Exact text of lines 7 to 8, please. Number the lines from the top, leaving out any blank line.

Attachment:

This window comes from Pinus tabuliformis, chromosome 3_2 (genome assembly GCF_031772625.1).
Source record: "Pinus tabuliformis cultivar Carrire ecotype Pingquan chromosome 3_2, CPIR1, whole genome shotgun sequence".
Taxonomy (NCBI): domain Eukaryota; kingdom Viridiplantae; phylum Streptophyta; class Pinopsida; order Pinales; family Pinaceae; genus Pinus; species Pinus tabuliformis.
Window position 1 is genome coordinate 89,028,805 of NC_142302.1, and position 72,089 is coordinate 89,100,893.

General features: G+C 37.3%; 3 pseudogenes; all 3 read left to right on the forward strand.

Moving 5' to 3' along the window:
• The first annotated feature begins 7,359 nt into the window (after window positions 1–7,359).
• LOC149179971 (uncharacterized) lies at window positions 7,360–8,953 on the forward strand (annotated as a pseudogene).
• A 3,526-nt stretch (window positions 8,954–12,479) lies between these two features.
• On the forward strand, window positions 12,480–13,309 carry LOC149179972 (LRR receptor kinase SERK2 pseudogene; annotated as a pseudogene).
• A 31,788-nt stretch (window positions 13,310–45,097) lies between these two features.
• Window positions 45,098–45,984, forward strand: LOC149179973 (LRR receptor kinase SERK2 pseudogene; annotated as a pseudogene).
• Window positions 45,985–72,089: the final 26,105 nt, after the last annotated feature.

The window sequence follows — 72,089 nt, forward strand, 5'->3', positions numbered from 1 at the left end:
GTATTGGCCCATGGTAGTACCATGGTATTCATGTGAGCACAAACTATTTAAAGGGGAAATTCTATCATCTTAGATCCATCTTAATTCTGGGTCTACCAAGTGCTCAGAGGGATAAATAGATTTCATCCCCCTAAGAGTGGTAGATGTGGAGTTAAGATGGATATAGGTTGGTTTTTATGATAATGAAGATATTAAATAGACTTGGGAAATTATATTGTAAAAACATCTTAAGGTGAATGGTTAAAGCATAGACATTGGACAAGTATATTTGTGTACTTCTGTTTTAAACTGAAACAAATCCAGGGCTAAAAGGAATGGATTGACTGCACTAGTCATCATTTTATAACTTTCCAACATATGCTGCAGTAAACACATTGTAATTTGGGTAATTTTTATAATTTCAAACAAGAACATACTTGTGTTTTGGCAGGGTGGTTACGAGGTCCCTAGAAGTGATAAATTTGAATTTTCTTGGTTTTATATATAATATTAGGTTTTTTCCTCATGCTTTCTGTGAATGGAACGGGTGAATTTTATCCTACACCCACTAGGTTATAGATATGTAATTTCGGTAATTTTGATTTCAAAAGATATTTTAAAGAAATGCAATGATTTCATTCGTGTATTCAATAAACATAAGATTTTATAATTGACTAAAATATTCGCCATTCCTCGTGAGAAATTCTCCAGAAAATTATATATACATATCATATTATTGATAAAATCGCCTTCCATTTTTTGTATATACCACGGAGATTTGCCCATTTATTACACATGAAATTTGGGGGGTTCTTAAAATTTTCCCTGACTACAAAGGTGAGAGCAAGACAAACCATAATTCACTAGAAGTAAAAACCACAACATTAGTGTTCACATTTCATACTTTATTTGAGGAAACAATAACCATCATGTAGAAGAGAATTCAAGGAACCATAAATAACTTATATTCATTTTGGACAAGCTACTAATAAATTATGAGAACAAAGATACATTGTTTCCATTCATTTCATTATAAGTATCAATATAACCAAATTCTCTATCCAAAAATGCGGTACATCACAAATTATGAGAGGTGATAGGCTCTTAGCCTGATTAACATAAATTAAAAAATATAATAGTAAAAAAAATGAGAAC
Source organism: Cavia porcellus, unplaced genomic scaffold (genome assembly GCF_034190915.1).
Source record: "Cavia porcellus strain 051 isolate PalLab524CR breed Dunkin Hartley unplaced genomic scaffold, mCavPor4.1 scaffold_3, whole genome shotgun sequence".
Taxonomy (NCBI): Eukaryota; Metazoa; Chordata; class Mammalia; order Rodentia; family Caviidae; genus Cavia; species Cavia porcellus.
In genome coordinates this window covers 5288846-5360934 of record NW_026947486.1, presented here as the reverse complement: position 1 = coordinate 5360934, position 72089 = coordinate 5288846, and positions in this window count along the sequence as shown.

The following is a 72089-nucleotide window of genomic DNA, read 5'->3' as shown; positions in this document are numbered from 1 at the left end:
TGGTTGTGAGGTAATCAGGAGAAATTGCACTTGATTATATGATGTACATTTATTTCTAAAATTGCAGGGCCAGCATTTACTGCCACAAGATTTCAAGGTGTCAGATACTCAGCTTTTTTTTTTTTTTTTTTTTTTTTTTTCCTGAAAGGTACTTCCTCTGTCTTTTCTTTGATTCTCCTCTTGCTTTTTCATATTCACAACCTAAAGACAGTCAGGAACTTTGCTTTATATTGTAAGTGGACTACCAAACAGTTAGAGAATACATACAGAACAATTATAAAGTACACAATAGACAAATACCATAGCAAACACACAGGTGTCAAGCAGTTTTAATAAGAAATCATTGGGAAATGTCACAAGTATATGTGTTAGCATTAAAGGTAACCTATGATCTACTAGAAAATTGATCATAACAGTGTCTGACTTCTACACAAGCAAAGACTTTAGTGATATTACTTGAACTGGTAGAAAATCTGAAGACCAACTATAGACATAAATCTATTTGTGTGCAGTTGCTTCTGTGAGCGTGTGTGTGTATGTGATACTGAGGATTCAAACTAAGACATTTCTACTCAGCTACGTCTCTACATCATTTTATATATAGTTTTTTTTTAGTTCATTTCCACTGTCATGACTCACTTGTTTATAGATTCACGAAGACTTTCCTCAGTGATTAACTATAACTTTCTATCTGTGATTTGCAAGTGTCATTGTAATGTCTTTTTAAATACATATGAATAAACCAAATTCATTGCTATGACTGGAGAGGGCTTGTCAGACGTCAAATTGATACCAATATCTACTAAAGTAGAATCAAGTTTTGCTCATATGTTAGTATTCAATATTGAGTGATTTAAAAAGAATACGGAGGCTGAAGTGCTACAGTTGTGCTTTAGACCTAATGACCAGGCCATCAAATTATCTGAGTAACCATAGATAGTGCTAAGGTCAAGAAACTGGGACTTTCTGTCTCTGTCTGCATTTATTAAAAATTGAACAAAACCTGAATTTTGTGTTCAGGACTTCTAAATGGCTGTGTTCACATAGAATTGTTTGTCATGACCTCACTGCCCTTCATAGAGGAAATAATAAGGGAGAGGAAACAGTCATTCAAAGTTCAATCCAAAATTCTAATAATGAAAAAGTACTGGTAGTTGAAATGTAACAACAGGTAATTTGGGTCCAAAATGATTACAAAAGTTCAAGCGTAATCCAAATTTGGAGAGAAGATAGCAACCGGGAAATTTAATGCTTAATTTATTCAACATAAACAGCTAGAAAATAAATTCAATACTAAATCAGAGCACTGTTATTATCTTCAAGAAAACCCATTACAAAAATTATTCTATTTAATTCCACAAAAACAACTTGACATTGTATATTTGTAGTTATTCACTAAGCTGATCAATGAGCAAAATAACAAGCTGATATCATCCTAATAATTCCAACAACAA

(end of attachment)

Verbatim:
• The first annotated feature begins 7,359 nt into the window (after window positions 1–7,359).
• LOC149179971 (uncharacterized) lies at window positions 7,360–8,953 on the forward strand (annotated as a pseudogene).